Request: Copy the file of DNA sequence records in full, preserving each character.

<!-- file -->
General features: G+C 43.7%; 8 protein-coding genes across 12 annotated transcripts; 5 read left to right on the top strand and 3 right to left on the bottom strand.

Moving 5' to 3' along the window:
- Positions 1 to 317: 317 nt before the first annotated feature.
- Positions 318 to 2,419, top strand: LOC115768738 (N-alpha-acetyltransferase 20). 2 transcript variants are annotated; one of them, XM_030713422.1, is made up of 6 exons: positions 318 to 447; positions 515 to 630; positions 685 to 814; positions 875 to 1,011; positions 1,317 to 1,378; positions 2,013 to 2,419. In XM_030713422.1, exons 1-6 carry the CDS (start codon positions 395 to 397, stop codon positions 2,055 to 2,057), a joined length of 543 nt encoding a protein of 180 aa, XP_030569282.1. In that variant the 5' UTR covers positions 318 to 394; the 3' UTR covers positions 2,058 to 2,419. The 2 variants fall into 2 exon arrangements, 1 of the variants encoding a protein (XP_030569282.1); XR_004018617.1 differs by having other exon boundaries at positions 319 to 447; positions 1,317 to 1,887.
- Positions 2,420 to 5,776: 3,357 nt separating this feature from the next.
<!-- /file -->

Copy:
General features: G+C 43.7%; 8 protein-coding genes across 12 annotated transcripts; 5 read left to right on the top strand and 3 right to left on the bottom strand.

Moving 5' to 3' along the window:
- Positions 1 to 317: 317 nt before the first annotated feature.
- Positions 318 to 2,419, top strand: LOC115768738 (N-alpha-acetyltransferase 20). 2 transcript variants are annotated; one of them, XM_030713422.1, is made up of 6 exons: positions 318 to 447; positions 515 to 630; positions 685 to 814; positions 875 to 1,011; positions 1,317 to 1,378; positions 2,013 to 2,419. In XM_030713422.1, exons 1-6 carry the CDS (start codon positions 395 to 397, stop codon positions 2,055 to 2,057), a joined length of 543 nt encoding a protein of 180 aa, XP_030569282.1. In that variant the 5' UTR covers positions 318 to 394; the 3' UTR covers positions 2,058 to 2,419. The 2 variants fall into 2 exon arrangements, 1 of the variants encoding a protein (XP_030569282.1); XR_004018617.1 differs by having other exon boundaries at positions 319 to 447; positions 1,317 to 1,887.
- Positions 2,420 to 5,776: 3,357 nt separating this feature from the next.